As with physical stress, the effect of a psychological stressor depends upon the Scuba diver. For example, suppose three Scuba divers are about to make their first Bali Scuba dive in a current with a group. All three have fears about getting swept away in the current, and all three aren't sure whether they're up to the Bali Scuba dive. 

The first Scuba diver reacts by talking to the Bali Scuba dive master.He doesnt express his concerns, but asks the Bali Scuba dive master to repeat the procedures. After hearing the procedures again, the Scuba diver concludes that the Bali Scuba dive is a new experience, but within his abilities. In this case, the Scuba diver reacted by seeking additional knowledge, which altered his beliefs (fears) and allowed him to be confident, reducing the stress to an acceptable level.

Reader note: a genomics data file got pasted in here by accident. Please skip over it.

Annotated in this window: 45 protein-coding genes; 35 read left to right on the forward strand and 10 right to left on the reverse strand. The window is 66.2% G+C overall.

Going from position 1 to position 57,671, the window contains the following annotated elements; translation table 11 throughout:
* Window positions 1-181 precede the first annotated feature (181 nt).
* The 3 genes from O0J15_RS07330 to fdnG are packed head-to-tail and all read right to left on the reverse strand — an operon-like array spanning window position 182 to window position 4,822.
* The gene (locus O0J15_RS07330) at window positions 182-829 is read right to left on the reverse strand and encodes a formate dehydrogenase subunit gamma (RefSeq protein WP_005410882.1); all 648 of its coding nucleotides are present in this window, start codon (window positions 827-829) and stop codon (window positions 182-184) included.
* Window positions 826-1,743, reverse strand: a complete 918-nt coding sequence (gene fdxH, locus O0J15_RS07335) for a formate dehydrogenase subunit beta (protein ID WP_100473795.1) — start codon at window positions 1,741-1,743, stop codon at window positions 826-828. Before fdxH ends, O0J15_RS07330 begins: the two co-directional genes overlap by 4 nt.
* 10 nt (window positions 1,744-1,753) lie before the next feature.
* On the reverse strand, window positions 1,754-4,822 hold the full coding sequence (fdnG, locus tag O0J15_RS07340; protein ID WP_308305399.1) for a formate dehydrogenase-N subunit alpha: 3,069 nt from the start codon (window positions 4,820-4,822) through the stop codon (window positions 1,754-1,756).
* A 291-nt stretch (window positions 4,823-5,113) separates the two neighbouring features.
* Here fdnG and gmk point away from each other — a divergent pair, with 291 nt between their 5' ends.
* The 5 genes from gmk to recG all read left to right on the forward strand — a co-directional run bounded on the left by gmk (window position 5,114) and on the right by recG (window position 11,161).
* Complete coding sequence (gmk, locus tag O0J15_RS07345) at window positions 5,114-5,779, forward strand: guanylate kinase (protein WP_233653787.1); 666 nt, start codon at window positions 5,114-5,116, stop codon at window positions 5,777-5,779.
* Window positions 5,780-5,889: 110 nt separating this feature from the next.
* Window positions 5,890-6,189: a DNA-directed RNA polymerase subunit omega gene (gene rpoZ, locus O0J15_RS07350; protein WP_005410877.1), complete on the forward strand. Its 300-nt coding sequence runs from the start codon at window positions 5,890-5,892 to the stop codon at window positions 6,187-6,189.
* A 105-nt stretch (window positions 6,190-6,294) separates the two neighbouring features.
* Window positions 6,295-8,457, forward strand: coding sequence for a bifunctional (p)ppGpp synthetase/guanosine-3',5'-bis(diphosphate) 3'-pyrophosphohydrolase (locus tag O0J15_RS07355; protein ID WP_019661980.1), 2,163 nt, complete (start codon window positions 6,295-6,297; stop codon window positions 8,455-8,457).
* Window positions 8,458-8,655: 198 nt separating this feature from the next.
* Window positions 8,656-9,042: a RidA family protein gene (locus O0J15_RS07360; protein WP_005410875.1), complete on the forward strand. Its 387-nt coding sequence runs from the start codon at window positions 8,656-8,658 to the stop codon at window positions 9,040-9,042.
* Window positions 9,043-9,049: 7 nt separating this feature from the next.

The second Scuba diver announces that he's reconsidered the Bali Scuba dive and has decided against it. This Scuba diver doesn't believe he loses face by doing this, or perceives that the risk of the Bali Scuba dive outweighs an embarrassment that may result. In this case, the Bali Scuba dive master didnt reassure the Scuba diver reacted by removing the stressor.

The Bali Scuba dive masters procedures also didn't reassure the third Scuba diver; however, this Scuba diver feels he will lose face if he doesn't Bali Scuba dive. In this case, the Scuba diver continues to prepare for the Bali Scuba dive, and stress rises unchecked.